Energy Geosciences Division researchers are preparing to deploy new instrumentation developed at Berkeley Lab’s Geosciences Measurement Facility in a 500-meter deep borehole drilled across portions of the San Andreas Fault near San Juan Bautista, California, this summer. The goal of the project, being carried out in collaboration with Emily Brodsky and Andrew Barbour of UC Santa Cruz and the USGS, is to document the complex interplay between variations in fault hydro-geologic properties and active fault movements related to plate boundary tectonics.
Spanning the length of California, the San Andreas Fault (SAF) zone is formed along the transform plate boundary between the Pacific and North American plates as they slide past one another. Over time, the plates themselves move slowly – about 5 centimeters per year on average, however in some years or locations there is no movement at all. Eventually the built-up strain of the plates pushing against one another breaks the rock along the fault, causing earthquakes and changes in hydrogeology.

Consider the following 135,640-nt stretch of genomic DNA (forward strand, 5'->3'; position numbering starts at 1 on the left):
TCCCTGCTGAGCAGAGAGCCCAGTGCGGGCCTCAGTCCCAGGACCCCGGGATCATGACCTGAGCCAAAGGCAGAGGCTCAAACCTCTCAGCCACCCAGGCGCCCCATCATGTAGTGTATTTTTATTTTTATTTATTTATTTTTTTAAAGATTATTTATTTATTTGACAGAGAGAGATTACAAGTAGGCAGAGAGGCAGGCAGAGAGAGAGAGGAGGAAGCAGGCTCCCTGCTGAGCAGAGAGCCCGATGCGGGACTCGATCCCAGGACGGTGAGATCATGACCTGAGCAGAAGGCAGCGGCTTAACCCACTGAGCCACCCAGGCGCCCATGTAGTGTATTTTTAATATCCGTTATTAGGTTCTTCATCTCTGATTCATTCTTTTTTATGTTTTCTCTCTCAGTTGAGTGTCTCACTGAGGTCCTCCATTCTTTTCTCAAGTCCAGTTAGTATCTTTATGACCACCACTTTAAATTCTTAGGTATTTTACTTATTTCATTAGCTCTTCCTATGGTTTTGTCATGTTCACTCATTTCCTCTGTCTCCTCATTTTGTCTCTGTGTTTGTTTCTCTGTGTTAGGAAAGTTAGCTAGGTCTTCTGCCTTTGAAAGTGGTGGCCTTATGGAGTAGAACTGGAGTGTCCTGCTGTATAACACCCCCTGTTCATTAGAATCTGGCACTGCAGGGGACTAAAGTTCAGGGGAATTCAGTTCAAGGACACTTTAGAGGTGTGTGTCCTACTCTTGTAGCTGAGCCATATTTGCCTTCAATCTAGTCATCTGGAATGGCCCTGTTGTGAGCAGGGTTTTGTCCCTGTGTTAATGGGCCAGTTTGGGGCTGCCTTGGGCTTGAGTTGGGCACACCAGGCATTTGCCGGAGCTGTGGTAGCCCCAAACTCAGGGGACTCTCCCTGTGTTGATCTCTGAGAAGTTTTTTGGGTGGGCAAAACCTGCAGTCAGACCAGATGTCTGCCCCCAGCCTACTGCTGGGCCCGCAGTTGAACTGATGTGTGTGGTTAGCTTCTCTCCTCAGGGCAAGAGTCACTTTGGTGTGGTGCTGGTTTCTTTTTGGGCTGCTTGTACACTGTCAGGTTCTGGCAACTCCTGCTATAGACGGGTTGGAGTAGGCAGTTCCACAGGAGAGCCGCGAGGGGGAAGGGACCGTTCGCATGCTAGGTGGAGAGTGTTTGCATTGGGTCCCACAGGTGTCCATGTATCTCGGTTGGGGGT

To prepare for their work there and select an optimal drilling site location, Craig Ulrich, an EESA principal scientific engineering associate, built a local geological model to include geological, hydrogeological and seismic data (see image and video about the model building). EGD staff scientist Yves Guglielmi and GMF team are leading similar EGD research explorations on inactive faults at the Sanford Underground Research Laboratory in South Dakota, and Mont Terri, in Switzerland. In these stable fault systems, the team employs the SIMFIP probe developed at Berkeley Lab to artificially inject fluid pressure in order to activate the inactive faults or the fracture movements at very high (large 106 Pascal) fluid pressures representative of deep crust conditions.
In the project exploring the San Andreas Fault, it was necessary to develop a new probe to passively monitor fault displacement and pressure at natural ambient pressures without fluid injection. Also developed at GMF by Paul Cook and Florian Soom, this probe is more appropriate for investigating faults in active tectonic regions. Indeed, the instrumentation is capable of detecting fast (seconds to hours) three-dimensional movements on the order of micrometers to millimeters, caused by small earthquakes or creep events. It also can autonomously readjust its measurement range in order to continue reading long-term slow (days to years) displacement activity and has integrated fluid-pressure sensors in order to explore how the fault-pore pressure changes with displacements.